Home to parts of the Snake River, Hells Canyon Wilderness area has North America’s deepest river gorge at nearly 8,000 feet deep.That depth translates to wild river rapids and beautiful, distinct rock formations. Since this area is so remote, and the river gorge so deep, there’s something to discover around every bend. Just don’t wander off, get lost, and contribute to the place deserving its name. Bonus tip: Like Crater Lake, Hells Canyon also has a Little Hells Canyon, located in Washington County near Chehalem. It’s not quite as impressive.
COVID-19 and wildfire info: Hells Canyon is currently open for visitors.

pete iredale shipwreck

Wreck of the Peter Iredale

Oregonians pride themselves on being weird, and that goes for our idea of beauty, too. The Peter Iredale shipwreck, found right along the Oregon coast, is enchanting and mesmerizing. This is one of the shipwrecks of the "Graveyard of the Pacific," so ship enthusiasts and desperate Goonies fans can walk in and out of the ship that’s still tilted up and appears to be bursting out of its beach grave. Just don’t expect any buried treasure.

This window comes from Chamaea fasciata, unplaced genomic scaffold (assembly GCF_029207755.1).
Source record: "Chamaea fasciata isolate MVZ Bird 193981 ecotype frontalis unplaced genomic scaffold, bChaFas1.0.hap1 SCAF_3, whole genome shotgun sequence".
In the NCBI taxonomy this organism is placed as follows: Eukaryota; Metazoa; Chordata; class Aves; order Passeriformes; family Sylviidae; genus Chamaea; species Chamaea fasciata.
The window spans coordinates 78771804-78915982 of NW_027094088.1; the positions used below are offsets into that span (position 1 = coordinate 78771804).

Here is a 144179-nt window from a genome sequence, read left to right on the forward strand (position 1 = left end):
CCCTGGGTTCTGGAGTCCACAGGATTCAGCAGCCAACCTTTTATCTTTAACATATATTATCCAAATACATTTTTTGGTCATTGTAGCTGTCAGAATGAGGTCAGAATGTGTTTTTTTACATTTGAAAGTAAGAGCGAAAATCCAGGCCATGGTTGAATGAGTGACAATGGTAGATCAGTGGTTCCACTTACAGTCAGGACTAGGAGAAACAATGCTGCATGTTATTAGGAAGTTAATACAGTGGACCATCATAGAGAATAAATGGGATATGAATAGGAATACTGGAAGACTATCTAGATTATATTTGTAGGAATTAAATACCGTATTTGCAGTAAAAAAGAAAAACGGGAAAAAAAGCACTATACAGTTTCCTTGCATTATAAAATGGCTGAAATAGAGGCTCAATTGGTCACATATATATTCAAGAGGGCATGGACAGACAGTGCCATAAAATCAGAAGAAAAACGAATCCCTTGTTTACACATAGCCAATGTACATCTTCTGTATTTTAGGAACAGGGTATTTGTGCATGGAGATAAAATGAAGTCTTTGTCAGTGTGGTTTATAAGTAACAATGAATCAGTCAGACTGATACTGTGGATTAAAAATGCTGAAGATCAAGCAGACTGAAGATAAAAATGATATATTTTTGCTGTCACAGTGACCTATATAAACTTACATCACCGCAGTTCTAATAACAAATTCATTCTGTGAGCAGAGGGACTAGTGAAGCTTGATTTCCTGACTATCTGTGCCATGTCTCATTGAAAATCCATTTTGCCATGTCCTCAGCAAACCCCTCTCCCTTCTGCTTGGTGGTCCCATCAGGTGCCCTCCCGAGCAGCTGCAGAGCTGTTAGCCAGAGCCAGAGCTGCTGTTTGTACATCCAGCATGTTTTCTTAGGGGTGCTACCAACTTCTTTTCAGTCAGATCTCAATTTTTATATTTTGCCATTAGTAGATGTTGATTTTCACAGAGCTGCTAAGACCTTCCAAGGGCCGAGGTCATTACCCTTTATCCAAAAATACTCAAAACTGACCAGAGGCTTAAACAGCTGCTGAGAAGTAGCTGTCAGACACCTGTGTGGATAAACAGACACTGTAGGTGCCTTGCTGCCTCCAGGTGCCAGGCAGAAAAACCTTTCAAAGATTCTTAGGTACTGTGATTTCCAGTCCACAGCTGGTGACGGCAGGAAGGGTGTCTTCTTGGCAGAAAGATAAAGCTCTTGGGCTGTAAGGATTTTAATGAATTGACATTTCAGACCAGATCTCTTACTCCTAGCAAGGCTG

COVID-19 and wildfire info: Guided tours are cancelled, the beach is currently open for visitors.

Yaquina Head Lighthouse
Michael Szonyi/Shutterstock

Yaquina Head Lighthouse and tide pools

The Yaquina Head Outstanding Natural Area is fittingly named. Located in Newport—home of the fantastic Local Ocean tuna mignon—this Bureau of Land Management site is home to Oregon’s tallest lighthouse (93 feet) as well as a vast array of tide pools. Driving up to the bluff, you might feel like you’ve seen this lighthouse before, as it was featured in the classic 2002 horror film The Ring.
COVID-19 and wildfire info: The Yaquina Head Outstanding Natural Area Interpretive Center and lighthouse remain closed due to COVID-precautions. Outdoor areas, including tide pools, are open for visitors.

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Alex Frane is a Thrillist contributor.
Michelle Udem is a Portland-based writer who is keeping a couple places you've never heard of to herself, thank you very much. DON'T follow her to hidden gems @mudem.